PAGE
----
The Board of Governors of the Federal Reserve System, the Federal Deposit Insurance Corporation, the Financial Crimes Enforcement Network, the National Credit Union Administration, and the Office of the Comptroller of the Currency (collectively the “Agencies”) issued a Joint Statement on July 6, 2022, reminding banks of the “risk-based approach to assessing customer relationships and conducting customer due diligence (CDD).” The Joint Statement reminds banks that the Agencies consider a blanket approach of assessing customer risk, based solely on the type of customer (e.g., casino, auto dealer, etc.), to be inappropriate. Specifically, the Joint Statement urges financial institutions not to simply ascribe the same level of risk to all customers of a particular type. Rather, banks must use a risk-based approach that evaluates the specific customer at issue when creating customer profiles and when establishing and maintaining customer relationships. Further, the Joint Statement expresses a preference for enhanced monitoring rather than exiting customer relationships as part of de-risking.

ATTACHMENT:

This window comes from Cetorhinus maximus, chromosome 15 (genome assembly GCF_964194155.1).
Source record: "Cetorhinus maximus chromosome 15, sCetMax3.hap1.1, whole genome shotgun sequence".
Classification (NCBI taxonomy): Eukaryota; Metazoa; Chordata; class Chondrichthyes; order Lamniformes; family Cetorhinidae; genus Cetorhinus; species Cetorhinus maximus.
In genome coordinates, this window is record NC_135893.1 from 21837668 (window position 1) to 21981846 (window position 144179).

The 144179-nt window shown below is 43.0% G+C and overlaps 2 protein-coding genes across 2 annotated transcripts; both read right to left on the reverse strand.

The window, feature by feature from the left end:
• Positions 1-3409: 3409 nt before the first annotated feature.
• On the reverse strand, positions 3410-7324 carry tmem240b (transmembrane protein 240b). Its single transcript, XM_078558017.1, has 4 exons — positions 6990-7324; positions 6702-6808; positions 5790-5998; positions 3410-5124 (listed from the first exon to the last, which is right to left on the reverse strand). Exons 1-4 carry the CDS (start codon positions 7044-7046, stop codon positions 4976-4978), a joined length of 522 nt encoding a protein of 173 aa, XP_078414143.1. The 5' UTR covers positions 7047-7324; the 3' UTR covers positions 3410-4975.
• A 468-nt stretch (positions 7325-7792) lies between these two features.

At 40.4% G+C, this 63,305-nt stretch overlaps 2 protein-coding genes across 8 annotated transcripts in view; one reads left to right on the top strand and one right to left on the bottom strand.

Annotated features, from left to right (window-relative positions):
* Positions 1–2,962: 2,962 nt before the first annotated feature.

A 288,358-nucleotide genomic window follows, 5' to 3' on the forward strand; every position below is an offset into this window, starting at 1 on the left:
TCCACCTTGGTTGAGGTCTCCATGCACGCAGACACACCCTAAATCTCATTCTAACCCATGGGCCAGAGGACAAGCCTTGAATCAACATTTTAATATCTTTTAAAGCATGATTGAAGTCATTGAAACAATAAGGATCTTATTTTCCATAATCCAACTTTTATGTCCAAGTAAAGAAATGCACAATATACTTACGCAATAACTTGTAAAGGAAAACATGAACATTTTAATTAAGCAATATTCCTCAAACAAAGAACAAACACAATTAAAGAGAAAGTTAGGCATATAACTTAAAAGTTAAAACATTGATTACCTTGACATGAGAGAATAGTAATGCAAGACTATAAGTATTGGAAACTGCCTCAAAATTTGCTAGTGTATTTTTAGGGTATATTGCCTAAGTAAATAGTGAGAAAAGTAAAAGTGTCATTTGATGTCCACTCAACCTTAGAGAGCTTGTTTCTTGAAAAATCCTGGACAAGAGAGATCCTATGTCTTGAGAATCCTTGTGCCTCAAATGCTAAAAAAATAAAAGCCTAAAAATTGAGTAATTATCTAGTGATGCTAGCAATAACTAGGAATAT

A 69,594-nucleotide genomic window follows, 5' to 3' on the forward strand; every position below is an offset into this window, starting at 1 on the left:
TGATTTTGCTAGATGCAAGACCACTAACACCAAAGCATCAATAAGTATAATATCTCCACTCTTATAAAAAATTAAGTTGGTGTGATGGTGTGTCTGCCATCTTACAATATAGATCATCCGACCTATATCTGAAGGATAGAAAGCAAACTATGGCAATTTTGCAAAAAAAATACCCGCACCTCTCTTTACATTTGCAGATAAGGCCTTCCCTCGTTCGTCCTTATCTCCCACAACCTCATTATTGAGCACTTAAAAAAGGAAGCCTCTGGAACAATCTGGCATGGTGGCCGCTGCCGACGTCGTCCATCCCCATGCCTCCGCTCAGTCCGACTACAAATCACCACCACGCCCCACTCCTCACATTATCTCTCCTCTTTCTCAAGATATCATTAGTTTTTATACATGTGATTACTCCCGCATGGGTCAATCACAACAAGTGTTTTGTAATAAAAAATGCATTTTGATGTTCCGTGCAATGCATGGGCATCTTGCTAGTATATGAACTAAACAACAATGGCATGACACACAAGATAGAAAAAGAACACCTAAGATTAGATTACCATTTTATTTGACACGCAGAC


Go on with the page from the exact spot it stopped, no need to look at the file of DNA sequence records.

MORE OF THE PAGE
On June 22, 2022, the Financial Crimes Enforcement Network (FinCEN) issued a Statement on Bank Secrecy Act Due Diligence for independent ATM owners and operators. The purpose of the statement is to “provide clarity to banks on how to apply a risk-based approach to conducting customer due diligence (CDD) on independent Automated Teller Machine (ATM) owners or operators, consistent with the requirements set out in FinCEN’s 2016 CDD Rule.”
Under FinCEN’s 2016 CDD Rule, banks are required to establish and maintain written policies and procedures reasonably designed to identify and verify “beneficial owners of legal entity customers.” This Rule extends to conducting CDD on independent ATM owners and operators who maintain bank accounts to supply cash for their ATMs and to settle the electronic funds transfers used to process ATM transactions.